Kirby Lee-USA TODAY Sports

Dan Fouts wraps up atrocious season with trademark brutal performance

Alex Reimer
December 30, 2018 - 5:02 pm
Categories: 

The highlight of Dan Fout’s error-laden season in the booth came when he quoted his cameo appearance from “The Waterboy,” which was released 20 years ago.

“Last game of the year,” Fouts said when the Jets went for it on 4th down from the Patriots 3-yard line with roughly four minutes left in the first half. 

“Don’t hold anything back,” said his longtime partner, Ian Eagle. 

In an incredible moment of symbolism, Sam Darnold’s pass to Robbie Anderson fell incomplete in the back of the end zone. The Jets wound up turning the ball over on downs and fell to the Patriots 38-3.

It was an atrocious game that probably should’ve been called at least four hours before game time, when it was reported big-money Jets corner Trumaine Johnson didn’t show up to team meetings or practice all week. Lame-duck head coach Todd Bowles, who will almost certainly be fired by this time Monday, illustrated his club’s urgency to start their offseason when he opted to not take any timeouts to close out the first half, even though the Jets had the ball. 

Clearly, the Jets couldn’t wait to get on the buses. If only Fouts would follow them. His charmingly clueless performance was the most entertaining part of Sunday’s game –– besides TB12 shutting up his critics!!!! –– but that’s the definition of a backhanded compliment. Fouts, an NFL Hall of Famer, has enjoyed a decorated and exceptional broadcasting career. He’s been on network television for 30 years and called Super Bowls. But color analysts slots are not Supreme Court seats. They shouldn’t be held indefinitely. 

This was apparent at mid-afternoon Sunday. While Fouts yelled “touchdown!” after a pass had clearly bounced off Jets tight end Chris Herndon’s hands and onto the ground, Pat McAfee’s call of Matt Prater’s touchdown pass in the Lions-Packers affair went viral.

“Matt Prater has the NFL’s longest field goal. He’s a man who’s a legend,” the rookie announcer said. “He’s kicked long balls; he’s kicked game-winners. And here in Lambeau, in December, gives the cadence with the leg lift like Peyton Manning. No laces and delivers a dime in the corner of the end zone!”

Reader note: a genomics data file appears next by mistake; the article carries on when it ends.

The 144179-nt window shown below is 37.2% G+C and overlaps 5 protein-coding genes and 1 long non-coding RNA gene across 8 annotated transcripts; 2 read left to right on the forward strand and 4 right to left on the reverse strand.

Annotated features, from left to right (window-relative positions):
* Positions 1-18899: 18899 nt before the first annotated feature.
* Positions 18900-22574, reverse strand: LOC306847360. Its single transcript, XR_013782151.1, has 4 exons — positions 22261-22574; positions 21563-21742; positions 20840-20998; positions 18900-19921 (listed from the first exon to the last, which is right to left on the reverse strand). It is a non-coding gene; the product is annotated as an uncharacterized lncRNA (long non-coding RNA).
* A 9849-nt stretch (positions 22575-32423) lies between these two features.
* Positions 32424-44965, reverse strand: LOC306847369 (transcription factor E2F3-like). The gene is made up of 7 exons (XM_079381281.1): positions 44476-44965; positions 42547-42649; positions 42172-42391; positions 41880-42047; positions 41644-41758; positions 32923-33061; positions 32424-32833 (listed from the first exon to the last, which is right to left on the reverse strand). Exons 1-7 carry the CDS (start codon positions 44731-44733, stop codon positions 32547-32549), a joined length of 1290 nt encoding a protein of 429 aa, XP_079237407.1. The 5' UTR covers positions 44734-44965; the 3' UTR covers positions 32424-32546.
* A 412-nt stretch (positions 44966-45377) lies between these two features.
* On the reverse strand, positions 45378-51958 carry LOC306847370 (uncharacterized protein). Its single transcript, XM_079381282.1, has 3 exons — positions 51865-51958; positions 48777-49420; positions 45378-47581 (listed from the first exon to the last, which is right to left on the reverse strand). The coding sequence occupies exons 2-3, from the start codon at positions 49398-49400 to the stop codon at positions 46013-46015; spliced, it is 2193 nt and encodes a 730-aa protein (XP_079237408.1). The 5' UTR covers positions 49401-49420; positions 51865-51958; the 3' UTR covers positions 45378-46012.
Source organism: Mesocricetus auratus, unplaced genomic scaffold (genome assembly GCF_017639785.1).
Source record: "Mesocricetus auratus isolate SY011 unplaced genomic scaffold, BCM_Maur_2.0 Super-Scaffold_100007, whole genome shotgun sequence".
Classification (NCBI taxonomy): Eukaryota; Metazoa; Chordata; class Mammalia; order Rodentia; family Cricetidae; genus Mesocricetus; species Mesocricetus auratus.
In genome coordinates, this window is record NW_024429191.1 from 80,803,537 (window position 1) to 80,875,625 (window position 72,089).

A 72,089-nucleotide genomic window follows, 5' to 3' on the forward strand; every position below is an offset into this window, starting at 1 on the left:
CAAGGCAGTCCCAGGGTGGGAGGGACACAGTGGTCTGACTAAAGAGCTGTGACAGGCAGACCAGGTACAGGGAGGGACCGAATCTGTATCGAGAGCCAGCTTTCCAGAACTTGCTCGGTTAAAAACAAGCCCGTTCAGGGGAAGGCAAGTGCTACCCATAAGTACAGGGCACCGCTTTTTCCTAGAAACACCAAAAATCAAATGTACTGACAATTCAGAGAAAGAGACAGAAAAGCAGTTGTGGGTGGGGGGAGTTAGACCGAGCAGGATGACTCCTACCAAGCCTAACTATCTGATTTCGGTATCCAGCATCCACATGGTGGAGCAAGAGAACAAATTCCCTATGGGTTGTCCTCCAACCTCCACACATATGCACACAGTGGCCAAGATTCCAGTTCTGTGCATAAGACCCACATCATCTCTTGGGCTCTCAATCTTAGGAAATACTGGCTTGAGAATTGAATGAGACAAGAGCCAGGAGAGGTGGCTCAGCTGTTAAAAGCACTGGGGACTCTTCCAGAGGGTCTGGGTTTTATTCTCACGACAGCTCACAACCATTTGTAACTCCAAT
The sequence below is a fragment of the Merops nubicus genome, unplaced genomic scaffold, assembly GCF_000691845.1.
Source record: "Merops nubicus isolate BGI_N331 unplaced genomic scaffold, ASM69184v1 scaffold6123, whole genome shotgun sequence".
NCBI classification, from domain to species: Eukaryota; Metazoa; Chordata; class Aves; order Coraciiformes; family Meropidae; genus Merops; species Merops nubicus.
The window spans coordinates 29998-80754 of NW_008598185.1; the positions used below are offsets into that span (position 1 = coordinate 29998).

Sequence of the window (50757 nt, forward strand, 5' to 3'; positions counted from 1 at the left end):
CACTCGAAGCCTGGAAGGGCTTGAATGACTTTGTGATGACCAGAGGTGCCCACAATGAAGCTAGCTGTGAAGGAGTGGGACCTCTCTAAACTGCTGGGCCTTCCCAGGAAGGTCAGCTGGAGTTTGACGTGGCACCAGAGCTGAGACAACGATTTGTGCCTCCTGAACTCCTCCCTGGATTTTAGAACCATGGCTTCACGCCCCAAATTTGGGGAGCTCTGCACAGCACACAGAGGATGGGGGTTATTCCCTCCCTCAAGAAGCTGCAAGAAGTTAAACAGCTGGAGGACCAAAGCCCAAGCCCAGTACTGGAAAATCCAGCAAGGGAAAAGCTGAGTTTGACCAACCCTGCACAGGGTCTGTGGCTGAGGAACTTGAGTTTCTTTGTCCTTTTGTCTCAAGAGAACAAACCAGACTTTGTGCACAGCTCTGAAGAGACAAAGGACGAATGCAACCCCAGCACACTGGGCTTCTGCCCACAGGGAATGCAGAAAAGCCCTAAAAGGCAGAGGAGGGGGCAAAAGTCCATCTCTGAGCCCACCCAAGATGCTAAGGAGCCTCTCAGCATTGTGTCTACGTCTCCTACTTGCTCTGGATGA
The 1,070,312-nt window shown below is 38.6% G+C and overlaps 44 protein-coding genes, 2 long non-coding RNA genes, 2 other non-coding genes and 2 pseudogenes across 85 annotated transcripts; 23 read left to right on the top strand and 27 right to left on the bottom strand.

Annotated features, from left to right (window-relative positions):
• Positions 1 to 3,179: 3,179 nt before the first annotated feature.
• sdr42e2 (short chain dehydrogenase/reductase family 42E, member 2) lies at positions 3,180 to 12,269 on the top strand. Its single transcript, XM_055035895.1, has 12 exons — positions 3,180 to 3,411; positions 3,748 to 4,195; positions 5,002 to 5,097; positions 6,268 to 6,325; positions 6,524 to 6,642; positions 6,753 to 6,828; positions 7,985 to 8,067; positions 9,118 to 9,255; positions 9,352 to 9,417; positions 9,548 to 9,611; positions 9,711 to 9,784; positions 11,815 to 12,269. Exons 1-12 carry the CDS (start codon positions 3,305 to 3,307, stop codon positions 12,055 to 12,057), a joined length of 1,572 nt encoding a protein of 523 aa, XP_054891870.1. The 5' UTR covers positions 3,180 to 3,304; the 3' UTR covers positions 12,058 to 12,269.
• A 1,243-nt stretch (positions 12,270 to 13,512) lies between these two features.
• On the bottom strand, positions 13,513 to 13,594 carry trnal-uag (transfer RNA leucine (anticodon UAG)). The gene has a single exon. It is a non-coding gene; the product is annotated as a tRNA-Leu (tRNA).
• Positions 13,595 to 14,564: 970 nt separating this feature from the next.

Sure, that kind of mind-numbing enthusiasm would get irritating over any extended stretch of time, but it was fresh and entertaining. Fouts, meanwhile, was busy questioning whether the Patriots would punt on 4th-and-20 from their own 18-yard line.

“We’ll see if the Patriots elect to punt here,” he said in the third quarter.

General idiocy aside, since Fouts hasn’t played in the NFL for three decades, he’s not intimately familiar with the players and coaches he’s supposed to be analyzing. Cris Collinsworth is equally as removed from the current game, but he spends tens of hours each week breaking down film and is seemingly obsessive about staying on top of things. It takes that kind of effort 
to remain sharp on the current game and trends.

CBS’ decision to replace Phil Simms with Tony Romo last year should’ve been a wakeup call to all networks and NFL producers: don’t be afraid to try something new. Just make sure they’re comfortable speaking on TV, which ESPN neglected to do with Jason Witten.

One of Romo’s greatest strengths is his first-hand knowledge about every marquee player in the game, because he’s competed directly against them. He can convey to viewers what it’s like playing against many of these greats. 

Fouts can’t do that, and at least once per week, it seems like he’s neglecting to pay attention to the action in front of him. Case and point: he still appears to think Malcolm Butler plays for the Patriots.

When the game is awful, like it was Sunday, Fouts’ cluelessness serves as comedic relief. But when the game is compelling, it’s embarrassing. Since Fouts called more Patriots games this season than any other broadcaster, the latter applies far more often than the former.

Fortunately, we won’t see Fouts in the postseason. It was his last game of the year. 

Thank God. 

Related:

Comments ()